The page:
One SSID with multiple subnets and clients roaming between subnets

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I'm making some big changes to the LAN that will affect how our APs and ZoneDirector are configured. I'm at the planning stage so nothing is set in stone yet. This is what I would like, not necessarily what I'll end up doing.

We have a large site, about 200 acres, each building or open area has it's own subnet (about 12 subnets). APs have the ZD's IP set static. The APs get a local management IP address via DHCP and connects back to the ZD over the Layer-3 (routed) network. I'll need to have 3 or 4 SSIDs that ultimately need varying levels of security, I'll call the SSIDs LOW, MID, HIGH, and GUEST. I'd like to keep the number of WLAN subnets down and keep the same vlan on the SSID regardless of which LAN switch it is serviced through.

So two wireless clients who are relatively close and on the same SSID could be in different subnets, this wouldn't be a problem. But if a client roams from one subnet to another it would need to renew it's IP and some of our applications will not survive this. So how do I get around this? I've worked with other products that solve this issue by using L3 tunneling between APs and the controller so the wireless client can retain it's IP even when that subnet isn't directly attached to it's current AP. Of course this add to the LAN traffic on the APs and to the mesh traffic on APs that aren't root. Most of the security would be ACLs not vlans or subnets.

What are my alternatives? Am I over thinking this? Will it tunnel the L3 traffic? Is the extra traffic too little to be concerned with?

 Thoughts?

Thanks
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Randall Cohen

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Posted 2 years ago

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Andrea Coppini

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Short answer - don't do it.
Having the same SSID on different VLANs is asking for trouble.  Roaming is always client-driven, so you have no control over when a client will roam and to which AP.  Also, some clients do not renew their IP when they roam from one AP to another within the same SSID.  Remember the client doesn't know it's switching VLANs, so it assumes it's still good to go on its old IP.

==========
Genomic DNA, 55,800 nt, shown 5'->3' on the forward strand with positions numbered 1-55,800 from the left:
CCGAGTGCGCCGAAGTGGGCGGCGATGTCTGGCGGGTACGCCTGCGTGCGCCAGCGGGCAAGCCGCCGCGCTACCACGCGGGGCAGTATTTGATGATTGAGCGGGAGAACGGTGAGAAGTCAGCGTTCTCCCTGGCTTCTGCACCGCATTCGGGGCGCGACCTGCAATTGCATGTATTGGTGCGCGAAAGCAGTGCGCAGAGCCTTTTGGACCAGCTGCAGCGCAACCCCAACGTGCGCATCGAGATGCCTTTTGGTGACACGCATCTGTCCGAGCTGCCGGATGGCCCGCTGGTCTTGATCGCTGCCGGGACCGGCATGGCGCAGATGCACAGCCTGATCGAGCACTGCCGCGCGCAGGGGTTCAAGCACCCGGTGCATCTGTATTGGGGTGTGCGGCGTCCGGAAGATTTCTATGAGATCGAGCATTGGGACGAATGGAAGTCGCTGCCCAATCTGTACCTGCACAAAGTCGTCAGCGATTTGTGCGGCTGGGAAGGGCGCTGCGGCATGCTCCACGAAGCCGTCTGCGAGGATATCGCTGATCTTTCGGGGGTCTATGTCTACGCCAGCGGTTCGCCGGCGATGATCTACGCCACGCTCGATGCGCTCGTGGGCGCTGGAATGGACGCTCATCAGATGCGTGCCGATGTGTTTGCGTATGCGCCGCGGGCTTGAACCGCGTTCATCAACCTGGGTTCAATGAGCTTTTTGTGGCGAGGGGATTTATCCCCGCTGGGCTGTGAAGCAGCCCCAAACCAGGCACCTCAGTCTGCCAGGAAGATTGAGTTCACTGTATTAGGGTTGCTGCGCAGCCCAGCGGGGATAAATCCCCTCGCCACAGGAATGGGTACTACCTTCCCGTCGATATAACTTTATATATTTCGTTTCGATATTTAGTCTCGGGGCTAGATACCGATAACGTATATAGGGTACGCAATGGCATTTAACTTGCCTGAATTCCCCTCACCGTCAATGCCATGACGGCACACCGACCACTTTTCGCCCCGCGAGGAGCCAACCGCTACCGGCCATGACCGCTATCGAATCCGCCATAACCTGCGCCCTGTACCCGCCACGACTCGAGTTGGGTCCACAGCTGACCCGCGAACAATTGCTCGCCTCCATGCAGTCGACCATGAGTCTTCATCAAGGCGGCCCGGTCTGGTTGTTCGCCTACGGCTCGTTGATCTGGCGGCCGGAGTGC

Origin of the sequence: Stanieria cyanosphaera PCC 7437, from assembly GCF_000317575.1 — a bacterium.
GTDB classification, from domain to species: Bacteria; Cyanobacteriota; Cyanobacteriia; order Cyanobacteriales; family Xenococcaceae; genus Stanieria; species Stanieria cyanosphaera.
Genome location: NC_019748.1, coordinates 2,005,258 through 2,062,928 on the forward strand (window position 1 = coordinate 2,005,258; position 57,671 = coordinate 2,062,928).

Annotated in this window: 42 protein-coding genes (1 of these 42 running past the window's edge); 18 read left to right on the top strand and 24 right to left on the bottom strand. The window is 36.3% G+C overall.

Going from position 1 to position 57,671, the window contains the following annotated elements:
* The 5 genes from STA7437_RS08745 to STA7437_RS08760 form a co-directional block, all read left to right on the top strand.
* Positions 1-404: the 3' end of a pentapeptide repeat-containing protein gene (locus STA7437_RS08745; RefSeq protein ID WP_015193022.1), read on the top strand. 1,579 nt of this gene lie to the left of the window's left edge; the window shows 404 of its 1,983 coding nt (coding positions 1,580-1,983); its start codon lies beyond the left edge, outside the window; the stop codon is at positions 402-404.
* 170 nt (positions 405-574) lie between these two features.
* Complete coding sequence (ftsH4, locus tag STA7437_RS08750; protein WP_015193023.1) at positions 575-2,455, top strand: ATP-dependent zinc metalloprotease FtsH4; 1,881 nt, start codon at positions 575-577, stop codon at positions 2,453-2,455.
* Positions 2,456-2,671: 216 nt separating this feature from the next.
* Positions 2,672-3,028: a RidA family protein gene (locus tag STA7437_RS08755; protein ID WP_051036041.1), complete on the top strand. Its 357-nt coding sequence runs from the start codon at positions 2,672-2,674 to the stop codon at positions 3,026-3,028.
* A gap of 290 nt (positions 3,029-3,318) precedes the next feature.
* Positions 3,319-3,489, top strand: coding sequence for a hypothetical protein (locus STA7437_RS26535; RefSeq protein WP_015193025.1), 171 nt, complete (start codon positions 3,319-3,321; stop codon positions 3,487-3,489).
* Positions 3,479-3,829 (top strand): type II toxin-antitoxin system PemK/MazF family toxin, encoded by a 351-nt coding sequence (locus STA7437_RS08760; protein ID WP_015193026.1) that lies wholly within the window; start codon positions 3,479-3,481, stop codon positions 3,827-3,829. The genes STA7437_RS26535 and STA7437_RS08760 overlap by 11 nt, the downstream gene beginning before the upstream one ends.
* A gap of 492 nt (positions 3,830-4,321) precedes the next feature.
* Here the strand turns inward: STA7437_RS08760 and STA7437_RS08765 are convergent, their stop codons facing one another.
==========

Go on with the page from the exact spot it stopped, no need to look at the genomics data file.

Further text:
You have a couple of options (in order of my preference):
a) Reconfigure your wired LAN to have a flat VLAN for WiFi throughout the entire property.  Management of the APs can be on different VLANs, but the WiFi clients would all be on the same VLAN irrespective of which switch they are on.

b) tunnel - as you mentioned, the solution is usually to tunnel all traffic back to the controller.  The main bottleneck here will be the controller itself, since the ZD only uses a single Gigabit port for all traffic - effectively giving you about 500Mbps of total bandwidth throughout your LAN*.

c) use different SSIDs on each VLAN.  Clients will need to switch SSIDs as they move through the campus.

d) Enable 'Force DHCP' on the VLANs.  This will mean that a client will be kicked out if it doesn't send a DHCP request within X seconds of joining/roaming an AP.  Not the cleanest and some clients don't like to be kicked out.

*  If this is your only/preferred option and you need more than 500Mbps of throughput, you may wish to consider migrating to a SZ-124 which has two 10Gbps SFP+ ports dedicated to tunnelling.
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Sean

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In refrence to
d) Enable 'Force DHCP' on the VLANs.  This will mean that a client will be kicked out if it doesn't send a DHCP request within X seconds of joining/roaming an AP.  Not the cleanest and some clients don't like to be kicked out.
Be careful as there is a bug with Force DHCP which stops internet tarffic to clients when they roam between AP's on 9.10.1.0.59 firmware and upwards, and has yet to be fixed (I have a case open with Ruckus Support)

Have you thought about 1 x SSID and Dynamic VLANs:

https://support.ruckuswireless.com/answers/000001989
(Edited)
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Bill Burns, AlphaDog